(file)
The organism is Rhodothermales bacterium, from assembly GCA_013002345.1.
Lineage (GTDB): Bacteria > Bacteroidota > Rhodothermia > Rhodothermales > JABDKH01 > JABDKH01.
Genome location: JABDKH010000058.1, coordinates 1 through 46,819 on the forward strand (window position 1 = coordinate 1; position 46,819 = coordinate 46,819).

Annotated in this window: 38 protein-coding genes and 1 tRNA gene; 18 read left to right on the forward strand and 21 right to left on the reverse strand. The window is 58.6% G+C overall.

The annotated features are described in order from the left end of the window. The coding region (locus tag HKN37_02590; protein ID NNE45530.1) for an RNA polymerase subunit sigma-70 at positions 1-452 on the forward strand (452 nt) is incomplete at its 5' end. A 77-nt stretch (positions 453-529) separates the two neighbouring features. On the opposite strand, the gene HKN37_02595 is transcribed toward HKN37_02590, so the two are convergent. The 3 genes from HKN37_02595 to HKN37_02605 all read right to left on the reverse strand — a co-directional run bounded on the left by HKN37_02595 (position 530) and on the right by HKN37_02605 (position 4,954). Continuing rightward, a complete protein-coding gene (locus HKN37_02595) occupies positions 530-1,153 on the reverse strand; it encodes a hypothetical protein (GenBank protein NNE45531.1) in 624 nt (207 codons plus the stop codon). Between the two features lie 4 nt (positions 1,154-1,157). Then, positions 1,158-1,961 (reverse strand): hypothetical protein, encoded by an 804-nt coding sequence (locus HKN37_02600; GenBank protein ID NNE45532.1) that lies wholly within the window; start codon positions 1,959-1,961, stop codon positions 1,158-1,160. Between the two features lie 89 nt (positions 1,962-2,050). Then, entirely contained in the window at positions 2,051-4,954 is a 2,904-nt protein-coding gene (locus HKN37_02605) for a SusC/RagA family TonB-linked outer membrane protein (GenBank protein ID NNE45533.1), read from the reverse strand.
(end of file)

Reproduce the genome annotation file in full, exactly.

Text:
The organism is Rhodothermales bacterium, from assembly GCA_013002345.1.
Lineage (GTDB): Bacteria > Bacteroidota > Rhodothermia > Rhodothermales > JABDKH01 > JABDKH01.
Genome location: JABDKH010000058.1, coordinates 1 through 46,819 on the forward strand (window position 1 = coordinate 1; position 46,819 = coordinate 46,819).

Annotated in this window: 38 protein-coding genes and 1 tRNA gene; 18 read left to right on the forward strand and 21 right to left on the reverse strand. The window is 58.6% G+C overall.

The annotated features are described in order from the left end of the window. The coding region (locus tag HKN37_02590; protein ID NNE45530.1) for an RNA polymerase subunit sigma-70 at positions 1-452 on the forward strand (452 nt) is incomplete at its 5' end. A 77-nt stretch (positions 453-529) separates the two neighbouring features. On the opposite strand, the gene HKN37_02595 is transcribed toward HKN37_02590, so the two are convergent. The 3 genes from HKN37_02595 to HKN37_02605 all read right to left on the reverse strand — a co-directional run bounded on the left by HKN37_02595 (position 530) and on the right by HKN37_02605 (position 4,954). Continuing rightward, a complete protein-coding gene (locus HKN37_02595) occupies positions 530-1,153 on the reverse strand; it encodes a hypothetical protein (GenBank protein NNE45531.1) in 624 nt (207 codons plus the stop codon). Between the two features lie 4 nt (positions 1,154-1,157). Then, positions 1,158-1,961 (reverse strand): hypothetical protein, encoded by an 804-nt coding sequence (locus HKN37_02600; GenBank protein ID NNE45532.1) that lies wholly within the window; start codon positions 1,959-1,961, stop codon positions 1,158-1,160. Between the two features lie 89 nt (positions 1,962-2,050). Then, entirely contained in the window at positions 2,051-4,954 is a 2,904-nt protein-coding gene (locus HKN37_02605) for a SusC/RagA family TonB-linked outer membrane protein (GenBank protein ID NNE45533.1), read from the reverse strand.